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Using DBMols and MiniMols

Finally another in our irregular series of Toolkit Tips. This one is in response to a question posed on our HiveMind website. In case you haven't visited it HiveMind is the replacement for our FAQs and forums. It uses a similar format to the coding website StackExchange. It enables people to ask questions and have other users and OpenEye employees provide answers. Users can 'vote' on particular questions if they find them useful or not.

Anyway, the question concerned how to use the molecule types OEDBMol and OEMiniMol. The documentation on these types is minimal to say the least and I thought actual code examples would be a good way to show their use.

Both perform a similar task, they are a way of storing more molecules in memory by reducing the amount of memory used per molecule. A significant difference between them is that DBMols must be uncompressed before they can be used but MiniMols are still able to be read in a compressed state. They are both different to the standard OEGraphMol which is optimized for speed of access rather than memory usage.

The following code example shows the difference in performance of DBMols and MiniMols when used to store a database of molecules in memory. The database is then searched using a SMARTS pattern. As the DBMols need to be uncompressed and recompressed there is a significant cost in speed. Firstly I'll just show the snippet of the code that shows how you create DBMols. You will notice that this is the first tip that shows code examples using C#, a language we started supporting in the October release of the OpenEye toolkits:

C++

std::vector<OEGraphMol> mols;
OEGraphMol mol(OEMolBaseType::OEDBMol);
while (OEReadMolecule(ifs, mol))
{
  mol.Compress();
  mols.push_back(mol);
}

Java

List<OEGraphMol> mList;
OEGraphMol mol = new OEGraphMol(OEMolBaseType.OEDBMol);
while (oechem.OEReadMolecule(ifs, mol)) {
    mol.Compress();
    mList.add(mol);
    mol = new OEGraphMol(OEMolBaseType.OEDBMol);
}

Python

mlist = []
for mol in ifs.GetOEGraphMols():
    newmol = OEGraphMol(mol, OEMolBaseType_OEDBMol)
    newmol.Compress()
    mlist.append(newmol)

C#

ArrayList mlist;
OEGraphMol mol = new OEGraphMol(OEMolBaseType.OEDBMol);
while (OEChem.OEReadMolecule(ifs, mol))
{
    mol.Compress();
    mlist.Add(mol);
    mol = new OEGraphMol(OEMolBaseType.OEDBMol);
}

It can be seen that the use of DBMols requires two additional bits of code. One is the namespace constant OEMolBaseType::OEDBMol in the declaration of the OEGraphMol, and the other the use of Compress on the resulting molecule. To declare a MiniMol merely requires a change in the namespace constant:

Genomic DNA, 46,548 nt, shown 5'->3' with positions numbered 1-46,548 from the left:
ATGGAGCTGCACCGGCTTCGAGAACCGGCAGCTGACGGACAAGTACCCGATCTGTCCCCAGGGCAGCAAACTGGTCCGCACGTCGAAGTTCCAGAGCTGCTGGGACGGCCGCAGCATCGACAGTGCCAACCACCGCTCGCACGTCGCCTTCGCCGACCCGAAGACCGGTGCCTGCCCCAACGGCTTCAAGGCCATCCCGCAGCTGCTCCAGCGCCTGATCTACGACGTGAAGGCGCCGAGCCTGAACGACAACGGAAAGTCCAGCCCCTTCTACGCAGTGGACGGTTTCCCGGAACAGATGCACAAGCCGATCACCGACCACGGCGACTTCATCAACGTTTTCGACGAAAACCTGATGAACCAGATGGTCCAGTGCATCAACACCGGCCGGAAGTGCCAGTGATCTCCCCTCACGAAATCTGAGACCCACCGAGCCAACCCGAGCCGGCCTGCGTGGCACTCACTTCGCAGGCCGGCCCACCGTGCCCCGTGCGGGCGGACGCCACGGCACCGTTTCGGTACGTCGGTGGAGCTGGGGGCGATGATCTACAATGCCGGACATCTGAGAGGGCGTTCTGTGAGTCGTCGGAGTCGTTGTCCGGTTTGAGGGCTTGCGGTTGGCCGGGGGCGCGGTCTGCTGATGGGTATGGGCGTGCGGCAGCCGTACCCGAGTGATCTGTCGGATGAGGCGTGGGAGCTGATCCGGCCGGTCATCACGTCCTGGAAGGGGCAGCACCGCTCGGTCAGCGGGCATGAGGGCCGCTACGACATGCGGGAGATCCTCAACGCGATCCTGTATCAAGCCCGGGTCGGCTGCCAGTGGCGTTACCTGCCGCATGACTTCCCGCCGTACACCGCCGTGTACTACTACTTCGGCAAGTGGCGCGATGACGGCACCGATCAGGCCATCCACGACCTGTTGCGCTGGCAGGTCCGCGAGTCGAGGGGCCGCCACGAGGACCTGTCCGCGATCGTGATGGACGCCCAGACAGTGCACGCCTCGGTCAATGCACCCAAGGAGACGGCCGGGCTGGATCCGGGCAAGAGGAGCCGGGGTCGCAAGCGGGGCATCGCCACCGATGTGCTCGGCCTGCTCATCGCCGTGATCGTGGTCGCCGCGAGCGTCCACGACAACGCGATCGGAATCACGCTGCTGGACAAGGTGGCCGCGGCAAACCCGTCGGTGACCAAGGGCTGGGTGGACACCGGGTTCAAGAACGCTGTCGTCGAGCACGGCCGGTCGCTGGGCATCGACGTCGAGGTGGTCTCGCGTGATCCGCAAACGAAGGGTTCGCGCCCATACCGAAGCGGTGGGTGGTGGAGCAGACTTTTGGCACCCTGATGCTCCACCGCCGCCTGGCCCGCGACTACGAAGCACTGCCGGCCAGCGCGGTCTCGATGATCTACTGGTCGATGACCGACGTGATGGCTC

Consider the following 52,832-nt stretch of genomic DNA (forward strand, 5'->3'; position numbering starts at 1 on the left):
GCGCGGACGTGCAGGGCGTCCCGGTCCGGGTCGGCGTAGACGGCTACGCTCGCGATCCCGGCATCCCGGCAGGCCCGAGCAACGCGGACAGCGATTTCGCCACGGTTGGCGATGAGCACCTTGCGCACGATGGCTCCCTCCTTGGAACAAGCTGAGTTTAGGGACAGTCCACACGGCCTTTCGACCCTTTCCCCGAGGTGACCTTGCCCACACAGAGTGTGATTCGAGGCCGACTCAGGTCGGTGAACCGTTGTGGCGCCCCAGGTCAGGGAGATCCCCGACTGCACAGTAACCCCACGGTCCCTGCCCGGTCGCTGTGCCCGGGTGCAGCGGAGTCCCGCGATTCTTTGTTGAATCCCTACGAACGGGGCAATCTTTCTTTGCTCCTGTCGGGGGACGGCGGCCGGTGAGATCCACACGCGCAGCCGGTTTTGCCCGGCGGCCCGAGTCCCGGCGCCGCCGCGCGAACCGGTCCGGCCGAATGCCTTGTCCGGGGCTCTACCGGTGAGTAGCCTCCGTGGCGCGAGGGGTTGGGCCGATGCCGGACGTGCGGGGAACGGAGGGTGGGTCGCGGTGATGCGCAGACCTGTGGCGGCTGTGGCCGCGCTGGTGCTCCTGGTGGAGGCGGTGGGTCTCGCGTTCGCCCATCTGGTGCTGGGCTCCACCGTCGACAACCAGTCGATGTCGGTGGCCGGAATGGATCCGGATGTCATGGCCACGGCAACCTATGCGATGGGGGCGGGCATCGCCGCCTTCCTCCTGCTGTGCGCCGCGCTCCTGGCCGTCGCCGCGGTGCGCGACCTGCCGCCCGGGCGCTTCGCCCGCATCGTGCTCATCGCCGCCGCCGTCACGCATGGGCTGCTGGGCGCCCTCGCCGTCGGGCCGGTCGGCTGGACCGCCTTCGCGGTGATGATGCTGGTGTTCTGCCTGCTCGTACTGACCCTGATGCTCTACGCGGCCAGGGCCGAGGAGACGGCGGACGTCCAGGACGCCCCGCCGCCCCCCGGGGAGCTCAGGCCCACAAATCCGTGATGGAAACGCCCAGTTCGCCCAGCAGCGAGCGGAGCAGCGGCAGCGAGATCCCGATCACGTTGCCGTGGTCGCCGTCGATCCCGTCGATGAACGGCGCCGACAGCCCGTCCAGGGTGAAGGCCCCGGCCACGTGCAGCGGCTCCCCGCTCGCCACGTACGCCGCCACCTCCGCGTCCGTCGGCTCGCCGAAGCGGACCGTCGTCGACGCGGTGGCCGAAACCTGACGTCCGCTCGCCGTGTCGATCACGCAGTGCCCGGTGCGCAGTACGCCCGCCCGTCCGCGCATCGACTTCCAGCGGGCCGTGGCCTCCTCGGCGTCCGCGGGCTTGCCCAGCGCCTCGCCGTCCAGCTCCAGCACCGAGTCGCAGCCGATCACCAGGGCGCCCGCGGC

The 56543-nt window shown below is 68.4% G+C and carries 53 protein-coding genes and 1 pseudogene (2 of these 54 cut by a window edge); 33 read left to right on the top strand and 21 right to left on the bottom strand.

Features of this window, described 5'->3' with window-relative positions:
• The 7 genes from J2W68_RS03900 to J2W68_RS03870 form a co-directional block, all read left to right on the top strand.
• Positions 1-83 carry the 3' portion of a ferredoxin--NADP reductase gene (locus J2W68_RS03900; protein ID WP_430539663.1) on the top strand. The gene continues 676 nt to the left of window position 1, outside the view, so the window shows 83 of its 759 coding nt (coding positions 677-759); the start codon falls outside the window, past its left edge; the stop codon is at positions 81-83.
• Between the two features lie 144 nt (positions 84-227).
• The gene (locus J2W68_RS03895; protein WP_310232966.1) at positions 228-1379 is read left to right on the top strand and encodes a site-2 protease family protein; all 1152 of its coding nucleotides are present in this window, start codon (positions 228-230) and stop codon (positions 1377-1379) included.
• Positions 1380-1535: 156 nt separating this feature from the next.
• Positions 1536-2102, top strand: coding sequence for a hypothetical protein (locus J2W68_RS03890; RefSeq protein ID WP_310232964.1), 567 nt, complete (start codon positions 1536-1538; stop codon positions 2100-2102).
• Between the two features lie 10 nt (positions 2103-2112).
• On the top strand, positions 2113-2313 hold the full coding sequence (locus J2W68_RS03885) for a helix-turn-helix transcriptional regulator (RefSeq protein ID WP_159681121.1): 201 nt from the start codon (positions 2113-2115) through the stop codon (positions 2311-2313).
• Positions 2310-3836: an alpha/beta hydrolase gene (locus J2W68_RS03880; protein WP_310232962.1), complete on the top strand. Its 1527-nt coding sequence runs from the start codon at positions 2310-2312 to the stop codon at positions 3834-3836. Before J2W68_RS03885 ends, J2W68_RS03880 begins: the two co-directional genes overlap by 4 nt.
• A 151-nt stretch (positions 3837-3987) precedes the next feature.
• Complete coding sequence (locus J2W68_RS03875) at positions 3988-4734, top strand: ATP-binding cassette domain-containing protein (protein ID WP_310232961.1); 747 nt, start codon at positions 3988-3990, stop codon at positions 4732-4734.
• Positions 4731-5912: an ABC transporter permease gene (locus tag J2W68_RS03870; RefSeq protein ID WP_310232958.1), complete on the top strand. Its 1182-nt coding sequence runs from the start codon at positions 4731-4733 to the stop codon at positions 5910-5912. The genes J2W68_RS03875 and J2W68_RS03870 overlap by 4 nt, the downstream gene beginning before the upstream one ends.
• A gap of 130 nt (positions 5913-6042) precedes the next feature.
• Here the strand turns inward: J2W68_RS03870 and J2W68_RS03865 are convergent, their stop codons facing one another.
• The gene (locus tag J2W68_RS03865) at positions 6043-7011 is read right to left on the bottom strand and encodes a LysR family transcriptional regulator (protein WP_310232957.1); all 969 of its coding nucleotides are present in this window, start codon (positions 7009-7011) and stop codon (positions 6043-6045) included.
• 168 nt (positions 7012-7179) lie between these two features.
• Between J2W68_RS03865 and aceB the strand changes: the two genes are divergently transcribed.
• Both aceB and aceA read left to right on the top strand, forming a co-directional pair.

C++

std::vector<OEGraphMol> mols;
OEGraphMol mol(OEMolBaseType::OEMiniMol);
while (OEReadMolecule(ifs, mol))
{
  mol.Compress();
  mols.push_back(mol);
}

Java

List<OEGraphMol> mList;
OEGraphMol mol = new OEGraphMol(OEMolBaseType.OEMiniMol);
while (oechem.OEReadMolecule(ifs, mol)) {
    mol.Compress();
    mList.add(mol);
    mol = new OEGraphMol(OEMolBaseType.OEMiniMol);
}

Python

mlist = []
for mol in ifs.GetOEGraphMols():
    newmol = OEGraphMol(mol, OEMolBaseType_OEMiniMol)
    newmol.Compress()
    mlist.append(newmol)

C#

ArrayList mlist;
OEGraphMol mol = new OEGraphMol(OEMolBaseType.OEMiniMol);
while (OEChem.OEReadMolecule(ifs, mol))
{
    mol.Compress();
    mlist.Add(mol);
    mol = new OEGraphMol(OEMolBaseType.OEMiniMol);
}

These two sets of code examples above are so similar that they need not be in separate functions. There could be a single function that takes the namespace constant as an input parameter. As noted, once you have a MiniMol set up and compressed it is a read-only molecule, so you can't alter any of the properties within it. You can use it in a call to the OESubSearch Match function as shown below. You could also use MiniMols anywhere you would want to use the molecule graph, for instance in the generation of fingerprints in GraphSim, or depictions using OEDepict.

C++

for (v_i = mols.begin(); v_i != mols.end(); ++v_i)
{
  if (ss.SingleMatch(*v_i))
    matchcount++;
}

Java

for (OEGraphMol mol : mList) {
    if (ss.SingleMatch(mol)) {
        matchcount++;
    }
}

Python

for mol in mlist: